Whoever wins the US presidential election next week, what is certain is that the relationship between Beijing and Washington has irrevocably changed and the hawkish stance towards China is likely to continue, analysts say.
Amid a trade war that never quite reached a detente and spiralling diplomatic relations also lie the conundrums of Hong Kong and Taiwan.
For the Chinese leadership, a win for either President Donald Trump or Mr Joe Biden will each bring its own set of challenges, but it would end the current China bashing that has dominated American politics, said Mr Wang Huiyao, an adviser to China's Cabinet and founder of the Centre for China and Globalisation, a Beijing think-tank.
"Trump no longer has an election to win so this rhetoric against China, that tends to pop up around election season, will stop," he said. "That is the time we would finally be able to come together at the table and talk again."
An important area would be discussions of phases two and three of a comprehensive trade deal between the United States and China.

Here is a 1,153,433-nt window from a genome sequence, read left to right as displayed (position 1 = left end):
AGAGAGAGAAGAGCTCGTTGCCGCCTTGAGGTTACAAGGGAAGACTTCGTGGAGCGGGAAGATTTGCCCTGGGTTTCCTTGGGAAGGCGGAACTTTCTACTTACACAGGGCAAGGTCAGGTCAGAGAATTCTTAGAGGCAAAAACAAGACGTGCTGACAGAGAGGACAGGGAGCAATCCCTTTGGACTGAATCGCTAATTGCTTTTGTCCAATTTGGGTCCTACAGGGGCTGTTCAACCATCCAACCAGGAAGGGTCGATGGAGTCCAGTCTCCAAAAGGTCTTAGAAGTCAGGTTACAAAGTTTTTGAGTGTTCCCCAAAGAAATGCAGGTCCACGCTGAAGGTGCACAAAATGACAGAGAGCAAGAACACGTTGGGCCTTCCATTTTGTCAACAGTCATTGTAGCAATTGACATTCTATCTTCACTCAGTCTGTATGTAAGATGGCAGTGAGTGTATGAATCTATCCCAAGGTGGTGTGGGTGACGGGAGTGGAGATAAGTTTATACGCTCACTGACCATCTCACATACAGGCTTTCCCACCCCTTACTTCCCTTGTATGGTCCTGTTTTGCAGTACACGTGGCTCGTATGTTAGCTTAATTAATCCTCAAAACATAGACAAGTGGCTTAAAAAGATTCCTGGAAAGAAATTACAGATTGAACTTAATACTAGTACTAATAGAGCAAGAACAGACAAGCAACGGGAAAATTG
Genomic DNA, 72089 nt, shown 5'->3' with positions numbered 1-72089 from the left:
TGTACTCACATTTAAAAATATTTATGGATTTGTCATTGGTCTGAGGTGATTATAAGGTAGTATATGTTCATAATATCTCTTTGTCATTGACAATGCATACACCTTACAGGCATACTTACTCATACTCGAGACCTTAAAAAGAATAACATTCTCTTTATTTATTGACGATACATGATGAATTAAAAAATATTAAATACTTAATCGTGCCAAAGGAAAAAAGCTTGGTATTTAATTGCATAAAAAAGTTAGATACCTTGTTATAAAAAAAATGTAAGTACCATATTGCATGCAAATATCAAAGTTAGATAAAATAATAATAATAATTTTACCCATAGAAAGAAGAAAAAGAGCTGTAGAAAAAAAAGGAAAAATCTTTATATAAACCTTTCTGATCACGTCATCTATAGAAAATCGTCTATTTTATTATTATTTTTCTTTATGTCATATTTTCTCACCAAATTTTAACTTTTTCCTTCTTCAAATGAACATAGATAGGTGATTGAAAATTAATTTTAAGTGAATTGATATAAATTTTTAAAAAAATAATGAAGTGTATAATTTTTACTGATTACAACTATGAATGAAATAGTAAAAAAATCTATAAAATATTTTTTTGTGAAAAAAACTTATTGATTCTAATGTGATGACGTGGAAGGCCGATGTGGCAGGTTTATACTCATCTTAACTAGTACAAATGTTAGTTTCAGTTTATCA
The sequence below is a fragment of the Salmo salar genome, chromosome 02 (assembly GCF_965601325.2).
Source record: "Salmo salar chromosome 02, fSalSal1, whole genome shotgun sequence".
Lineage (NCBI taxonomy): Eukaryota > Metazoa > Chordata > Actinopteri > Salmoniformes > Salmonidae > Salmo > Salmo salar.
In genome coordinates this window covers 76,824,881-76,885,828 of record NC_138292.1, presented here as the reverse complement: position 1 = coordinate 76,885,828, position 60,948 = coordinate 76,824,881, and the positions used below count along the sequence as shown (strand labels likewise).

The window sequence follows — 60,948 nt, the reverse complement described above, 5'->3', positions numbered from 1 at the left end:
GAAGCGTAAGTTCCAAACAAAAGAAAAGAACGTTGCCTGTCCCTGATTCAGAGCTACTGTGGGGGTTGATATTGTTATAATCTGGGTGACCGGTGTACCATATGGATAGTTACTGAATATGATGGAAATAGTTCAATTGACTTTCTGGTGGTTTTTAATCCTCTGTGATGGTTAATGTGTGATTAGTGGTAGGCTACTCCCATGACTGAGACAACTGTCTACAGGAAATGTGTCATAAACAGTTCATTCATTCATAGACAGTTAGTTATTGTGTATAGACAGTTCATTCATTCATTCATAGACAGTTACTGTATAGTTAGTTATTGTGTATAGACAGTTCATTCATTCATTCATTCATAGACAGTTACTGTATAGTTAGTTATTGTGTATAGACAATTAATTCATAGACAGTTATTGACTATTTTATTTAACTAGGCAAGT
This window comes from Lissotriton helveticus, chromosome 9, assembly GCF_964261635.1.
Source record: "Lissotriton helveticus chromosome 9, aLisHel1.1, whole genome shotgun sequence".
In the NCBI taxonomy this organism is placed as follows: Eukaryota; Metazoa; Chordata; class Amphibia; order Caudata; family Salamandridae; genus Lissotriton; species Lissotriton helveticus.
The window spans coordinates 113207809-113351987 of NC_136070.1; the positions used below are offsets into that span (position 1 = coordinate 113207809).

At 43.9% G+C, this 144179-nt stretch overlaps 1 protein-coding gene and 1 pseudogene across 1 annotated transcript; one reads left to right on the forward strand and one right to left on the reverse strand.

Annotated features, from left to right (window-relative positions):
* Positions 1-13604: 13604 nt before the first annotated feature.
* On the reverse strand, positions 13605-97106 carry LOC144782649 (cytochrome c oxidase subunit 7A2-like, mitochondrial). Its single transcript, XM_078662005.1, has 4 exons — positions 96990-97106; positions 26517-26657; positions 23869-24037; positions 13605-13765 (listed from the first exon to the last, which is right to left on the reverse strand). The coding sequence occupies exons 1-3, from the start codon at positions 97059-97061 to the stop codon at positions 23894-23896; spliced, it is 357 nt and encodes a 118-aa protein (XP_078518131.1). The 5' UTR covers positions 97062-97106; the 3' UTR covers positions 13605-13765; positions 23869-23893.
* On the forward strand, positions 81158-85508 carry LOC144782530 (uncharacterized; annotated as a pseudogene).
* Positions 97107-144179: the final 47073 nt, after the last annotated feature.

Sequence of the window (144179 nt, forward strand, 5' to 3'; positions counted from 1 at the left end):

Yet, these same attacks helped solidify President Xi Jinping's position within China, drawing out a brand of nationalism sparked by a nation feeling it was under blight.
Mr Trump's form of Twitter diplomacy also gave rise to "wolf warrior" diplomats in China, a more assertive and public form of conducting foreign policy.
There is also a sense in Beijing that Mr Biden would bring more to the table, offering cooperation in areas such as climate change and global public health.
"There is a worldwide public health emergency and we want to cooperate in areas like vaccine development, but at the moment, it appears to be more of a competition," Mr Wang said.
"There's probably going to be more engagement and dialogue (under Biden) but, of course, the Democrats will push China on issues like human rights."
The Trump administration has been outspoken about supporting democracy in Hong Kong and has continued to engage with Taiwan, which China views as a renegade province to be reunified by force if necessary.
"Beijing will likely step up its sabre-rattling following the election, but, in the event of a Biden victory, aim to avoid moves that would set back its engagement with the new administration," wrote political consultancy Eurasia Group in a research note.
No matter who wins, the "structure of conflict" is likely to remain for the next decade or two, Mr Wang said. "But decoupling is impossible because we can't live without the other, so China is ready to find a new way to coexist."